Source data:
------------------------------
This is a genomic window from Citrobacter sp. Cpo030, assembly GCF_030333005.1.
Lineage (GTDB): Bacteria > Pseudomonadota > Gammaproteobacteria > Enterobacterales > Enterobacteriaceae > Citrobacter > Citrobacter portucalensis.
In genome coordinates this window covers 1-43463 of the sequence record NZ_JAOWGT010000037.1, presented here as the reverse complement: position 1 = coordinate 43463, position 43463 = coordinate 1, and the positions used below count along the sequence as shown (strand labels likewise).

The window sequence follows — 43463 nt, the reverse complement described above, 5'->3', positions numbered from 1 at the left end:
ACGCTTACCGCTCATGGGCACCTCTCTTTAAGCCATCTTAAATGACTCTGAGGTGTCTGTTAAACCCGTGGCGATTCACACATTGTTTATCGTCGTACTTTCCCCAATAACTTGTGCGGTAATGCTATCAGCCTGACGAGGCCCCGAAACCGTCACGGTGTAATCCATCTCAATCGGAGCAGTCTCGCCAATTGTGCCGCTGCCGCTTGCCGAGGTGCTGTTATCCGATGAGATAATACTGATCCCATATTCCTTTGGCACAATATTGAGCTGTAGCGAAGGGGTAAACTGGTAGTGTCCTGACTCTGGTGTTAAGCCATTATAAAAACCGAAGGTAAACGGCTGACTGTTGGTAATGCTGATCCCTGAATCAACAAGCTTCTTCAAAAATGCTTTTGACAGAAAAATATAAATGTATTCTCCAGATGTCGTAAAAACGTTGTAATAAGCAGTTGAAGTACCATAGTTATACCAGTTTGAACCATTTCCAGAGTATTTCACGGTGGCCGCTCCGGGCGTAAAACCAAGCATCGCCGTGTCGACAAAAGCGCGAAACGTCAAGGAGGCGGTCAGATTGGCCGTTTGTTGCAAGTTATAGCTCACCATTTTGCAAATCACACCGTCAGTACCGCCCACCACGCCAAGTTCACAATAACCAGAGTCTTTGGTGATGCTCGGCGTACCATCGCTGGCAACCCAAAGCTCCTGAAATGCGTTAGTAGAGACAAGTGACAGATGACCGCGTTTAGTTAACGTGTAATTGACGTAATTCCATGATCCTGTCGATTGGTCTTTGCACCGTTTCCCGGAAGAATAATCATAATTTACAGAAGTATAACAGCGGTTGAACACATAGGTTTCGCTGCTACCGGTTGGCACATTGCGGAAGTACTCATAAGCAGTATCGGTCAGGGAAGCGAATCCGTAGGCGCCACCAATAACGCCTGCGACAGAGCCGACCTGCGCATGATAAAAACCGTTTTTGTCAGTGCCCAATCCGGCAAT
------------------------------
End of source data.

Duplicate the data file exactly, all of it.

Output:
This is a genomic window from Citrobacter sp. Cpo030, assembly GCF_030333005.1.
Lineage (GTDB): Bacteria > Pseudomonadota > Gammaproteobacteria > Enterobacterales > Enterobacteriaceae > Citrobacter > Citrobacter portucalensis.
In genome coordinates this window covers 1-43463 of the sequence record NZ_JAOWGT010000037.1, presented here as the reverse complement: position 1 = coordinate 43463, position 43463 = coordinate 1, and the positions used below count along the sequence as shown (strand labels likewise).

The window sequence follows — 43463 nt, the reverse complement described above, 5'->3', positions numbered from 1 at the left end:
ACGCTTACCGCTCATGGGCACCTCTCTTTAAGCCATCTTAAATGACTCTGAGGTGTCTGTTAAACCCGTGGCGATTCACACATTGTTTATCGTCGTACTTTCCCCAATAACTTGTGCGGTAATGCTATCAGCCTGACGAGGCCCCGAAACCGTCACGGTGTAATCCATCTCAATCGGAGCAGTCTCGCCAATTGTGCCGCTGCCGCTTGCCGAGGTGCTGTTATCCGATGAGATAATACTGATCCCATATTCCTTTGGCACAATATTGAGCTGTAGCGAAGGGGTAAACTGGTAGTGTCCTGACTCTGGTGTTAAGCCATTATAAAAACCGAAGGTAAACGGCTGACTGTTGGTAATGCTGATCCCTGAATCAACAAGCTTCTTCAAAAATGCTTTTGACAGAAAAATATAAATGTATTCTCCAGATGTCGTAAAAACGTTGTAATAAGCAGTTGAAGTACCATAGTTATACCAGTTTGAACCATTTCCAGAGTATTTCACGGTGGCCGCTCCGGGCGTAAAACCAAGCATCGCCGTGTCGACAAAAGCGCGAAACGTCAAGGAGGCGGTCAGATTGGCCGTTTGTTGCAAGTTATAGCTCACCATTTTGCAAATCACACCGTCAGTACCGCCCACCACGCCAAGTTCACAATAACCAGAGTCTTTGGTGATGCTCGGCGTACCATCGCTGGCAACCCAAAGCTCCTGAAATGCGTTAGTAGAGACAAGTGACAGATGACCGCGTTTAGTTAACGTGTAATTGACGTAATTCCATGATCCTGTCGATTGGTCTTTGCACCGTTTCCCGGAAGAATAATCATAATTTACAGAAGTATAACAGCGGTTGAACACATAGGTTTCGCTGCTACCGGTTGGCACATTGCGGAAGTACTCATAAGCAGTATCGGTCAGGGAAGCGAATCCGTAGGCGCCACCAATAACGCCTGCGACAGAGCCGACCTGCGCATGATAAAAACCGTTTTTGTCAGTGCCCAATCCGGCAAT